Tomorrow I'll be at the NCTE convention in Philadelphia doing a poster presentation with my mentor from Bank Street, Madeleine Ray, on the Whole Novels Program, a student centered literature program we've been developing for some years. In honor of that, I'm posting a piece I wrote last year about my favorite part of the Whole Novels Program--discussions. Here it is.
It is my
favorite time again--discussions of the novel the class has just finished
reading. I pull two tables together on one side of the room to form a “discussion
table,” and call half of the class to the table. The other students have
independent work to do quietly; halfway through the period the two half-groups
will switch. Students know that
there will be three days of successive discussions, and that only students who
have completed the reading are eligible to join. A few students catch up on unfinished reading in a corner so
that they may enter discussions the following day, or even by the end of the
This is a
tradition I became a part of six years ago as a student teacher at Bank Street
College, working with faculty advisor, Madeleine Ray, who teaches this methods
each year in her Children’s Literature course. When I was student teaching in an English class, she
instructed me to try allowing the students to read and experience an entire
novel on their own. The point was
to hold off on discussions and public interpretations until they had read the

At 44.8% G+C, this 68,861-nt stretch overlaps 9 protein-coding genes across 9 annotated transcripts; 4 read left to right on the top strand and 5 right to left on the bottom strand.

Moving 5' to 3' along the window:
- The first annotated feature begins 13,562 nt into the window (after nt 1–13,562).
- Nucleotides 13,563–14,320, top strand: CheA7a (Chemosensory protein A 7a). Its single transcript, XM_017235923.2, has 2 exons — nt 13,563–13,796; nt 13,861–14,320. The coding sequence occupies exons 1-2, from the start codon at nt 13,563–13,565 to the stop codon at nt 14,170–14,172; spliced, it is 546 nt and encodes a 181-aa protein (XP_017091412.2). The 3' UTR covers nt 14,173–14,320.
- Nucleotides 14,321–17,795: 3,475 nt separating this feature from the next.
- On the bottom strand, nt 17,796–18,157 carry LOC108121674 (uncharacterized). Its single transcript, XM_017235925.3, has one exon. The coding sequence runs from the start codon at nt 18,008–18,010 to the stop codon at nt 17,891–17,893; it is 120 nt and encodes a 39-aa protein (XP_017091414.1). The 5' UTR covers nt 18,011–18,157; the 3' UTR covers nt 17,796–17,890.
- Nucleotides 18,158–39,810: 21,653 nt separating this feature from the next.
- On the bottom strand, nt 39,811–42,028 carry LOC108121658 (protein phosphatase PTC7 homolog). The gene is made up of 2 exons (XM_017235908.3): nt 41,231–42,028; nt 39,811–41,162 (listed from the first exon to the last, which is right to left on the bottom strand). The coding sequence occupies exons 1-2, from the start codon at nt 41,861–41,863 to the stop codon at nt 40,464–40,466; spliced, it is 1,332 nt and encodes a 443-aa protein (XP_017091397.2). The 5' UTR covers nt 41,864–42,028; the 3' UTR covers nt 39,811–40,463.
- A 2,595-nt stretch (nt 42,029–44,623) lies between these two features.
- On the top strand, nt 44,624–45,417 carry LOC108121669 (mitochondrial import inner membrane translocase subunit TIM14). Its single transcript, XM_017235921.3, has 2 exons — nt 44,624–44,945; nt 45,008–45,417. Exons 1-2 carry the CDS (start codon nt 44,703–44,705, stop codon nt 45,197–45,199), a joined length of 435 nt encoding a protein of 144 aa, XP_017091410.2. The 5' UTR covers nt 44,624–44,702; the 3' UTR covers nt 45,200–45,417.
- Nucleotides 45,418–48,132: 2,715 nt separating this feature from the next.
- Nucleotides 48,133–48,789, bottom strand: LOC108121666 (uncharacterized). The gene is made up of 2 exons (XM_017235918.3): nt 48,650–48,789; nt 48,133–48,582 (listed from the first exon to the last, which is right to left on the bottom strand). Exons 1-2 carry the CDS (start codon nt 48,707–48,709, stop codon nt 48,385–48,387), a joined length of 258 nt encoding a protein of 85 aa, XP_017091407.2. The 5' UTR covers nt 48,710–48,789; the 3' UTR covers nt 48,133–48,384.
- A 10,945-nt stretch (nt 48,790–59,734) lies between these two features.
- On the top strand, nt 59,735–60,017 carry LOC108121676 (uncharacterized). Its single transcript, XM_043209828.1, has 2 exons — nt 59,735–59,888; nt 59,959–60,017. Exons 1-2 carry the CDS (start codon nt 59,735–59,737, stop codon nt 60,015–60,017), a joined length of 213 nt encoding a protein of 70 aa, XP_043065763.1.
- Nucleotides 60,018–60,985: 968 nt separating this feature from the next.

entire work. Then, she urged, let
the students discuss the work openly, as adults do in book groups or as art
critics would do at an opening. “Don’t
script a list of questions for students to answer,” she said. “Just ask them what they notice, what
they think and go from there.”
teachers wince at this suggestion, predicting that their students will fail at
the task, or that they, as teachers, will fail to teach the content they feel
obliged to cover. I also
questioned if it would be possible.
years, I’ve developed structures that help me hold students accountable for
completing the reading and others that help struggling readers succeed in the
process. I’ve found that this core
framework for the study of literature is one of the most sucessful and
rewarding pieces of my teaching practice.
our first novel discussions,” I say to my group of nine students sitting around
the table holding their novels, packed with post-it notes where they’ve
recorded their thoughts over the last 2 ½ weeks of reading. I explain, “First,
we will go around the circle and hear once from each student. After that, the
discussion is open. The student to my left goes first. You can say anything you
want about the book…tell us your general impressions of it, something you loved
or hated, a character or scene you want to comment on, something you noticed or
discussions begin. Everyone gets a
turn. Students fight to hold back
their responses until we’ve gone around the circle once. Then the discussion
accelerates as students unleash their insights into characters, challenge one
another over what really happened and why, whether the book was compelling or a
bore, and frantically searching for the pages that hold proof of their points…
All the while I take notes on everything that is said, only occasionally asking
a question, or reminding students to take turns and make sure to hear from
discussions, year after year, I have the wonderful sensation that time around
us has stopped—we are consumed by the experience—until then the bell rings (or
the timer goes off, indicating that it’s time for the groups to switch).
is over?” a student usually asks, confused.